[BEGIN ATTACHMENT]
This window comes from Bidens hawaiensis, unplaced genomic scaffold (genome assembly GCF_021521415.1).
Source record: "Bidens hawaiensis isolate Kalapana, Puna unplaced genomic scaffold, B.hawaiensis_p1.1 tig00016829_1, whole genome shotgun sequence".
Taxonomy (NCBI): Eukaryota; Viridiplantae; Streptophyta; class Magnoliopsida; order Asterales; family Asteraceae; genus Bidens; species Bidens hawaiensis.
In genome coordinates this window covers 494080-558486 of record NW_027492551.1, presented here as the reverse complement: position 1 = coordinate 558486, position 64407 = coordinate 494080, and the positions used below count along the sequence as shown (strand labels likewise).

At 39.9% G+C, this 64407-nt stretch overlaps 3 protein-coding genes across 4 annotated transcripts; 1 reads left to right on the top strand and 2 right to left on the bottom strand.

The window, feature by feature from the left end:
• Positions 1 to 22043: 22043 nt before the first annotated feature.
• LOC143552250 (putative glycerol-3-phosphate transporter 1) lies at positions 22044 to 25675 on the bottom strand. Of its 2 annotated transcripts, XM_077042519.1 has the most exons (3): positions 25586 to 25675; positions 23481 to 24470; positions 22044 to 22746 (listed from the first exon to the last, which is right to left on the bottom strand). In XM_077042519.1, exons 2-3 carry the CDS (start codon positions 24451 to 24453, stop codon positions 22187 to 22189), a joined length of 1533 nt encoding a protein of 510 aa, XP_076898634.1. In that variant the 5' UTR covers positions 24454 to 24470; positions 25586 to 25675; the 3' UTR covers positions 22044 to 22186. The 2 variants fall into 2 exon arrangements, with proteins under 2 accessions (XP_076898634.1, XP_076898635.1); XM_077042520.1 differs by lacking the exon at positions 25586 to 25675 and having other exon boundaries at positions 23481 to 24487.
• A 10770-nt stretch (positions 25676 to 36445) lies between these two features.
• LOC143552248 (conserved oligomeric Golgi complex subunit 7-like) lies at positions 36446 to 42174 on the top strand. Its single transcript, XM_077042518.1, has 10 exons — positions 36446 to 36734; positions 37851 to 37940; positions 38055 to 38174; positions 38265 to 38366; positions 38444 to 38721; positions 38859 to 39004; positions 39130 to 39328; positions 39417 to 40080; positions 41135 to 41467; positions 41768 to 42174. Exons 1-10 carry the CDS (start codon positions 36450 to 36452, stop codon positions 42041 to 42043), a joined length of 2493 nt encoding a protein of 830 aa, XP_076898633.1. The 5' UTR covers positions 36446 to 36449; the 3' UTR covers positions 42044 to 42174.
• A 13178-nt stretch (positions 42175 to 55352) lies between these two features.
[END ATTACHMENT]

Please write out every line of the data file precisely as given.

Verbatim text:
This window comes from Bidens hawaiensis, unplaced genomic scaffold (genome assembly GCF_021521415.1).
Source record: "Bidens hawaiensis isolate Kalapana, Puna unplaced genomic scaffold, B.hawaiensis_p1.1 tig00016829_1, whole genome shotgun sequence".
Taxonomy (NCBI): Eukaryota; Viridiplantae; Streptophyta; class Magnoliopsida; order Asterales; family Asteraceae; genus Bidens; species Bidens hawaiensis.
In genome coordinates this window covers 494080-558486 of record NW_027492551.1, presented here as the reverse complement: position 1 = coordinate 558486, position 64407 = coordinate 494080, and the positions used below count along the sequence as shown (strand labels likewise).

At 39.9% G+C, this 64407-nt stretch overlaps 3 protein-coding genes across 4 annotated transcripts; 1 reads left to right on the top strand and 2 right to left on the bottom strand.

The window, feature by feature from the left end:
• Positions 1 to 22043: 22043 nt before the first annotated feature.
• LOC143552250 (putative glycerol-3-phosphate transporter 1) lies at positions 22044 to 25675 on the bottom strand. Of its 2 annotated transcripts, XM_077042519.1 has the most exons (3): positions 25586 to 25675; positions 23481 to 24470; positions 22044 to 22746 (listed from the first exon to the last, which is right to left on the bottom strand). In XM_077042519.1, exons 2-3 carry the CDS (start codon positions 24451 to 24453, stop codon positions 22187 to 22189), a joined length of 1533 nt encoding a protein of 510 aa, XP_076898634.1. In that variant the 5' UTR covers positions 24454 to 24470; positions 25586 to 25675; the 3' UTR covers positions 22044 to 22186. The 2 variants fall into 2 exon arrangements, with proteins under 2 accessions (XP_076898634.1, XP_076898635.1); XM_077042520.1 differs by lacking the exon at positions 25586 to 25675 and having other exon boundaries at positions 23481 to 24487.
• A 10770-nt stretch (positions 25676 to 36445) lies between these two features.
• LOC143552248 (conserved oligomeric Golgi complex subunit 7-like) lies at positions 36446 to 42174 on the top strand. Its single transcript, XM_077042518.1, has 10 exons — positions 36446 to 36734; positions 37851 to 37940; positions 38055 to 38174; positions 38265 to 38366; positions 38444 to 38721; positions 38859 to 39004; positions 39130 to 39328; positions 39417 to 40080; positions 41135 to 41467; positions 41768 to 42174. Exons 1-10 carry the CDS (start codon positions 36450 to 36452, stop codon positions 42041 to 42043), a joined length of 2493 nt encoding a protein of 830 aa, XP_076898633.1. The 5' UTR covers positions 36446 to 36449; the 3' UTR covers positions 42044 to 42174.
• A 13178-nt stretch (positions 42175 to 55352) lies between these two features.